FDA Approves New Neuromyelitis Optica Spectrum Disorder Treatment


Satralizumab represents only the second targeted treatment for NMOSD and the first cleared for at-home administration.

This article, "Satralizumab Approved for Treatment of Neuromyelitis Optica Spectrum Disorder," was originally published in NeurologyLive.

The US Food and Drug Administration (FDA) has approved satralizumab for the treatment of adult patients with anti-aquaporin-4 (AQP4-IgG) antibody positive neuromyelitis optica spectrum disorder (NMOSD)

The approval, awarded to Genentech, is only the second targeted treatment for this patient population and the first eligible for at-home administration.

Marketed under the name Enspryng, the humanized monoclonal antibody targets and inhibits interleukin-6 receptor activity, which is thought to play a key role in the inflammation observed in NMOSD.

Novel recycling technology allows for a longer duration of antibody circulation, translating into a subcutaneous dosing regimen of every 4 weeks after an initial loading dose.

The approval pins satralizumab against the only other targeted treatment in this space, Alexion’s eculizumab (Soliris), which was approved with the same indication on June 27, 2019.

“For people with NMOSD, relapses can cause devastating, irreversible and disabling neurological effects,” Jeffrey Bennett, MD, PhD, professor of neurology and ophthalmology at the University of Colorado, and an investigator for the satralizumab pivotal clinical trials, said in a statement. “Having an approved therapy that can be administered subcutaneously in the home and has demonstrated an impact on the frequency of relapses is an important advancement for patients.”

Satralizumab’s approval was based on robust data from the phase 3 SAkuraStar and SAkuraSky clinical trials, which combined included more than 170 patients who were randomly assigned to receive satralizumab 120 mg or placebo.

In SAkuraSky, patients added treatment to baseline immunosuppressive therapy.

All patients received a loading dose of the study drug at baseline, week 2, and week 4, followed by 4-week treatment intervals.

The primary end point in both studies was time to protocol-defined relapse. Notably, both studies included a population of patients who were AQP4-IgG antibody positive and negative to accurately reflect clinical practice.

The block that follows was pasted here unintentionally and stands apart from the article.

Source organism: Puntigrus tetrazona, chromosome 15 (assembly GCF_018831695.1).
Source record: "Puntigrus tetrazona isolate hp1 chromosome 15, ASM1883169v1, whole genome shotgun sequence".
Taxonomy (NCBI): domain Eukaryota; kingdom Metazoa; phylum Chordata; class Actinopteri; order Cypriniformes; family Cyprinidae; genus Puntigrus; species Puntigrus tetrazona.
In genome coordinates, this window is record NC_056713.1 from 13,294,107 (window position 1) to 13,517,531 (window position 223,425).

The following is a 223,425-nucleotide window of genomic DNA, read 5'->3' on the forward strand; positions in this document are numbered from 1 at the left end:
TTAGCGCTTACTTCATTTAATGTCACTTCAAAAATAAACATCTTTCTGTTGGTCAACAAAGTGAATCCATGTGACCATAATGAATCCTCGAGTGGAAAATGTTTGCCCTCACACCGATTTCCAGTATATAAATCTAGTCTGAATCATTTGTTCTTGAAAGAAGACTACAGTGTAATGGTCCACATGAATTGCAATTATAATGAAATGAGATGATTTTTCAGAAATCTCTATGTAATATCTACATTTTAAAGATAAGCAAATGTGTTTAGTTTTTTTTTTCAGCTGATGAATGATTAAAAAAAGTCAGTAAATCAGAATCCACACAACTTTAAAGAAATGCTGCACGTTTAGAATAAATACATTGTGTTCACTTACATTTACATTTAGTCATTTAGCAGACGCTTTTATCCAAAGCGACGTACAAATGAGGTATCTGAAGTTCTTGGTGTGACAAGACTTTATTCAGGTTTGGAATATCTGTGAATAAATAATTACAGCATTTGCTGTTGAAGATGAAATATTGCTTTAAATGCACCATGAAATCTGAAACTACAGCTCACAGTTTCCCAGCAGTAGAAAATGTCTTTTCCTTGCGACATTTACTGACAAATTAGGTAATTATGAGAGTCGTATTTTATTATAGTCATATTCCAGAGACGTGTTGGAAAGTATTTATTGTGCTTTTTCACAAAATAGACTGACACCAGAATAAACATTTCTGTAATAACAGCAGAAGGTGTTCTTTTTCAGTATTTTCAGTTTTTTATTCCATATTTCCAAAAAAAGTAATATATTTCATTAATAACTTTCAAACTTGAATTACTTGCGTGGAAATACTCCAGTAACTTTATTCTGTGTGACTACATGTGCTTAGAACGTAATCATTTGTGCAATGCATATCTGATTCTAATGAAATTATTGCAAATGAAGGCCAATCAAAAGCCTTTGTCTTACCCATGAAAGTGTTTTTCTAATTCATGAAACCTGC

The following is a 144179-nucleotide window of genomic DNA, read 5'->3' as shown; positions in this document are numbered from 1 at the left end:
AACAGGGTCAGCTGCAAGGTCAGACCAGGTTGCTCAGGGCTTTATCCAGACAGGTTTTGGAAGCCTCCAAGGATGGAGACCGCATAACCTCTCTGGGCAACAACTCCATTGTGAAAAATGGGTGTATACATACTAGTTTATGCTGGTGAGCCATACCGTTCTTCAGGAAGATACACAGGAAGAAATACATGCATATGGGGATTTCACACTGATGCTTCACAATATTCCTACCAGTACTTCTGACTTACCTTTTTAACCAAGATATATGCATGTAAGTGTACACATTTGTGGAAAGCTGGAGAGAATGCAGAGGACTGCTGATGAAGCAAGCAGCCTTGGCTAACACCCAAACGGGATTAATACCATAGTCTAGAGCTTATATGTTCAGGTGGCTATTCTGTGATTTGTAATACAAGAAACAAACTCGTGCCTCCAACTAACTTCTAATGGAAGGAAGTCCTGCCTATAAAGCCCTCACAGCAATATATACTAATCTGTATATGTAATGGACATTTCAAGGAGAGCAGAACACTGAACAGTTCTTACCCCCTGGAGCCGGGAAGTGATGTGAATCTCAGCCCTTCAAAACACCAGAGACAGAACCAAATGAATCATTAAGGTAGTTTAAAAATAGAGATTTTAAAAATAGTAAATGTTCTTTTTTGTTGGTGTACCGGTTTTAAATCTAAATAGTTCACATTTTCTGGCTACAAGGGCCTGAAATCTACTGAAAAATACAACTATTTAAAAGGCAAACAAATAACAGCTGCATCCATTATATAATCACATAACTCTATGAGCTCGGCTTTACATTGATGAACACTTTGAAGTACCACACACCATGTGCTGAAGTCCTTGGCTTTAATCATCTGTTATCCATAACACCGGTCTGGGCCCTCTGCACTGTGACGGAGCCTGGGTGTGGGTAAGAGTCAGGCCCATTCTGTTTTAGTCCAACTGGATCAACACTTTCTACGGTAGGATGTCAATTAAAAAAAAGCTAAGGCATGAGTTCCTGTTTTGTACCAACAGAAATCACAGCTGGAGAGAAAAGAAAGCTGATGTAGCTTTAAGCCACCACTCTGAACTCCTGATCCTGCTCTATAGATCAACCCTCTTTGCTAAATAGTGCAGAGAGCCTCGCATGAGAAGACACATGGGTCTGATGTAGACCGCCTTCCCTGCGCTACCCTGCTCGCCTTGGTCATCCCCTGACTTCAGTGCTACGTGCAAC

In SAkuraStar, 30% of patients treated with satralizumab monotherapy experienced relapse compared with 50% of those who received placebo (HR 0.45; 95% CI, 0.23–0.89; =.018).

Among those who were AQP4-IgG antibody positive, a 74% reduction in relapse risk was observed.

In the overall satralizumab-treated population, 76.1% and 72.1% were relapse-free at 48 and 96 weeks, respectively, compared with 61.9% and 51.2% with placebo.

Data from the AQP4-IgG seropositive subgroup showed that 82.9% and 76.5% were relapse-free at 48 and 96 weeks compared with 55.4% and 41.1% with placebo, respectively.

In total, 92% (n = 58) of those in the satralizumab group experienced an adverse event compared with 75% (n = 24) of the placebo group. Serious AEs were similar between groups; only 1 event led to study drug discontinuation in the treatment group.

In SAkuraSky, the overall population saw a 62% reduction in the risk of relapse (HR 0.38, 95% CI, 0.16-0.88; P =.0184), while the group of AQP4-IgG seropositive patients experienced a 79% reduction in relapse risk (HR 0.21, 95% CI, 0.06-0.75; P =.0086).

Results showed 88.9% and 77.6% of patients in the total population were relapse-free at 48 and 96 weeks, respectively, compared with 66% and 58.7% of patients in the placebo group.

Among AQP4-IgG seropositive patients, 91.5% treated with satralizumab were relapse-free at 48 and 96 weeks compared with 59.9% and 53.3% of patients in the placebo group.

The most common AEs observed were upper respiratory tract infection, nasopharyngitis, and headache.

Genentech reports that the drug will be available in the US within 2 weeks. It is already approved and available in Japan, Canada, and Switzerland, with applications under review in the European Union and China.

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Stephanie Nahas, MD, MSEd | Credit: Jefferson Health
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